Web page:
David Brooks is the gift that keeps on giving. Here he goes on about the new Republican budget proposal:
The country lacked that leadership until today. Today, Paul Ryan, the Republican chairman of the House Budget Committee, is scheduled to release the most comprehensive and most courageous budget reform proposal any of us have seen in our lifetimes. Ryan is expected to leap into the vacuum left by the president’s passivity. The Ryan budget will not be enacted this year, but it will immediately reframe the domestic policy debate.Bolds are mine, to point out how our David tries to hoodwink us. Note that a budget has two sides: The money coming in and the money coming out. We are asked to ignore what is supposed to happen to the revenue side of the Ryan proposal altogether. Thus, "serious" and "courageous" people will only study the expenditure side!
His proposal will set the standard of seriousness for anybody who wants to play in this discussion. It will become the 2012 Republican platform, no matter who is the nominee. Any candidate hoping to win that nomination will have to be able to talk about government programs with this degree of specificity, so it will improve the G.O.P. primary race.
The Ryan proposal will help settle the fight over the government shutdown and the 2011 budget because it will remind everybody that the real argument is not about cutting a few billion here or there. It is about the underlying architecture of domestic programs in 2012 and beyond.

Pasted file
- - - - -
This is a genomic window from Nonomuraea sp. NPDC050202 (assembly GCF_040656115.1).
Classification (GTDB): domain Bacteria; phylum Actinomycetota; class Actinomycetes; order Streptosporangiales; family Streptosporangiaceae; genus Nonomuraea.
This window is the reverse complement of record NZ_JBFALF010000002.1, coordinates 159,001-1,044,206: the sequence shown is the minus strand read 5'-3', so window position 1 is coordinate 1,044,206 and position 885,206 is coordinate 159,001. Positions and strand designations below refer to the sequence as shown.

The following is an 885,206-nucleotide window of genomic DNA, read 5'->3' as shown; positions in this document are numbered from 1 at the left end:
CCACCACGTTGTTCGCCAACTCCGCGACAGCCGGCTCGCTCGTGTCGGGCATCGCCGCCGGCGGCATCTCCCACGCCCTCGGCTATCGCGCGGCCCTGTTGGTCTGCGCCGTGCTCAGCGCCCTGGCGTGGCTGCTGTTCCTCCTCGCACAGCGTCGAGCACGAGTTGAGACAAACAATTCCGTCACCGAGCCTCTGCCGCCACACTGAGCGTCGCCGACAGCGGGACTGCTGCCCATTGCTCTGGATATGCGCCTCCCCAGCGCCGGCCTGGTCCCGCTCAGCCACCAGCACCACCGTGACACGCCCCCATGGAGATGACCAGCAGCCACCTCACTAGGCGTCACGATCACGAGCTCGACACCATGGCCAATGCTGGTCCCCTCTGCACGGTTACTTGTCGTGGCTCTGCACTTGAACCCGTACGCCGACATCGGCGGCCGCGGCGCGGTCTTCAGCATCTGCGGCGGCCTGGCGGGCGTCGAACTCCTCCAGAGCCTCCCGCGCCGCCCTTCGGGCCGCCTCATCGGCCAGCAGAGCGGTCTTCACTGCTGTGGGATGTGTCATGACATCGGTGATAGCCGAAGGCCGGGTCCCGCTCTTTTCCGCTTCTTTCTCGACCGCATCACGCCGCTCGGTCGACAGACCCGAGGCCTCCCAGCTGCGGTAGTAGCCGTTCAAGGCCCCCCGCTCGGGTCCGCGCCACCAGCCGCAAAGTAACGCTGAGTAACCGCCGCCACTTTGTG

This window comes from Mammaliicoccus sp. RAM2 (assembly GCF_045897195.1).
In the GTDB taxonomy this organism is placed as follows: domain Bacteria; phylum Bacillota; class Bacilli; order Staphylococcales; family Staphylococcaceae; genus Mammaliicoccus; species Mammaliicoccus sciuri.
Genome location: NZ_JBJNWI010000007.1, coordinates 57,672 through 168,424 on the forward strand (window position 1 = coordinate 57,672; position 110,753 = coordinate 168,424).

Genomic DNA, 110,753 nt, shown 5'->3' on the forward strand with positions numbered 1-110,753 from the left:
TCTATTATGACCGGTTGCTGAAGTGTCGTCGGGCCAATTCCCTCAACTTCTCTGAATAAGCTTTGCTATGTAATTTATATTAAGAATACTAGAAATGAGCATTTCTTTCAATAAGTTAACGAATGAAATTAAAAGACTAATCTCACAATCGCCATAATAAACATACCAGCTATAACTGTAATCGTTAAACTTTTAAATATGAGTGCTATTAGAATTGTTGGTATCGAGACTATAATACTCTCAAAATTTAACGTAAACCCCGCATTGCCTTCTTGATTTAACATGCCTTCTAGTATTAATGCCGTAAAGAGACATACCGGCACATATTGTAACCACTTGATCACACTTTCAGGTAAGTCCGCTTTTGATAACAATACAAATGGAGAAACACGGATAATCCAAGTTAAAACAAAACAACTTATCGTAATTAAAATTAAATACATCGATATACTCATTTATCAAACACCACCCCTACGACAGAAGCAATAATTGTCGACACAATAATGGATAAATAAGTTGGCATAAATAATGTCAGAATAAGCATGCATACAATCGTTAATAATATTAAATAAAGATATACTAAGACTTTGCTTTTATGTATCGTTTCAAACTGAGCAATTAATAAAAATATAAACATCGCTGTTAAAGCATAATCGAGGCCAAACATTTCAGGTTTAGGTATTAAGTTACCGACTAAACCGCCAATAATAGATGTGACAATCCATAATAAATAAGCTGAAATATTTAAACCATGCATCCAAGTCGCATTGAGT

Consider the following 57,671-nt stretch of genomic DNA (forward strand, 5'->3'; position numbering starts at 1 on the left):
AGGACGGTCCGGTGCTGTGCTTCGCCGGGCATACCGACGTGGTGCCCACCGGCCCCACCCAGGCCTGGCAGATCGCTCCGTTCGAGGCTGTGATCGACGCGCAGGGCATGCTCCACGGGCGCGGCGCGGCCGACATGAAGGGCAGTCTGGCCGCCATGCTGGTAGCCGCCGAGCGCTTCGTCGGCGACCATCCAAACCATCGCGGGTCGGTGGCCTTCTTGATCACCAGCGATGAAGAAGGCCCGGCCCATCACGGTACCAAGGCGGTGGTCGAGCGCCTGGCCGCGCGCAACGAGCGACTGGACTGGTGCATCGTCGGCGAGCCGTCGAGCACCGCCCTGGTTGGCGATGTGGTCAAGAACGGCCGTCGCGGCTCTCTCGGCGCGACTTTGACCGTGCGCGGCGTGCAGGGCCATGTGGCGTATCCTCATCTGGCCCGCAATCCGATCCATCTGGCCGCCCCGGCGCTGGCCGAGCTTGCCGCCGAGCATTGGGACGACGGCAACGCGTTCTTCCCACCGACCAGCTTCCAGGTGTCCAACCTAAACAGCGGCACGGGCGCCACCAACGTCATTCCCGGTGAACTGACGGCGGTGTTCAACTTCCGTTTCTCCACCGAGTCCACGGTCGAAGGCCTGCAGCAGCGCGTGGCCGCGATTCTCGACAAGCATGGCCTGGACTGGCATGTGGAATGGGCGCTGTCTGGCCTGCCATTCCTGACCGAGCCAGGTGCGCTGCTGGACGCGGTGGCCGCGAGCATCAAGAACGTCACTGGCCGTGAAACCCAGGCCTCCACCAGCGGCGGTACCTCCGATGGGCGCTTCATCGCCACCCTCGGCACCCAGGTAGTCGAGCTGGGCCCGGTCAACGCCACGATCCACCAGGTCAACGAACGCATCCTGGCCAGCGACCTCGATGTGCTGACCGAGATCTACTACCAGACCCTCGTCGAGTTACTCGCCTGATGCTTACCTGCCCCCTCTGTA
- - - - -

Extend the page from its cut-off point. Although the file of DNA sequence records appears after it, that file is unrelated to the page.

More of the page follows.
And only the domestic expenditure side! War budgets are not to be touched. And no, the defense cuts the Ryan proposal includes are not real ones. They are cuts compared to what was at first asked. Thus, "courageous" people will ONLY discuss cuts in domestic programs, nothing else!
What a good thing that I'm a non-serious coward, because then I can point out that the defense budget is also humongous and could easily be pared down, what with most of the world not being able to match the current US spending. And I can point out that the Ryan budget benefits the top one percent of earners in this country, asking nothing from them in terms of austerity and in fact offering them permanent tax reductions. It's the rest of us who are asked to tighten our belts.
I certainly hope that Brooks is wrong about all this reframing the conversation on future budgets. Unless Americans really want a feudal society where upward movement is impossible and where the richest of all are given the kind of freedom form taxes the European aristocrats used to have.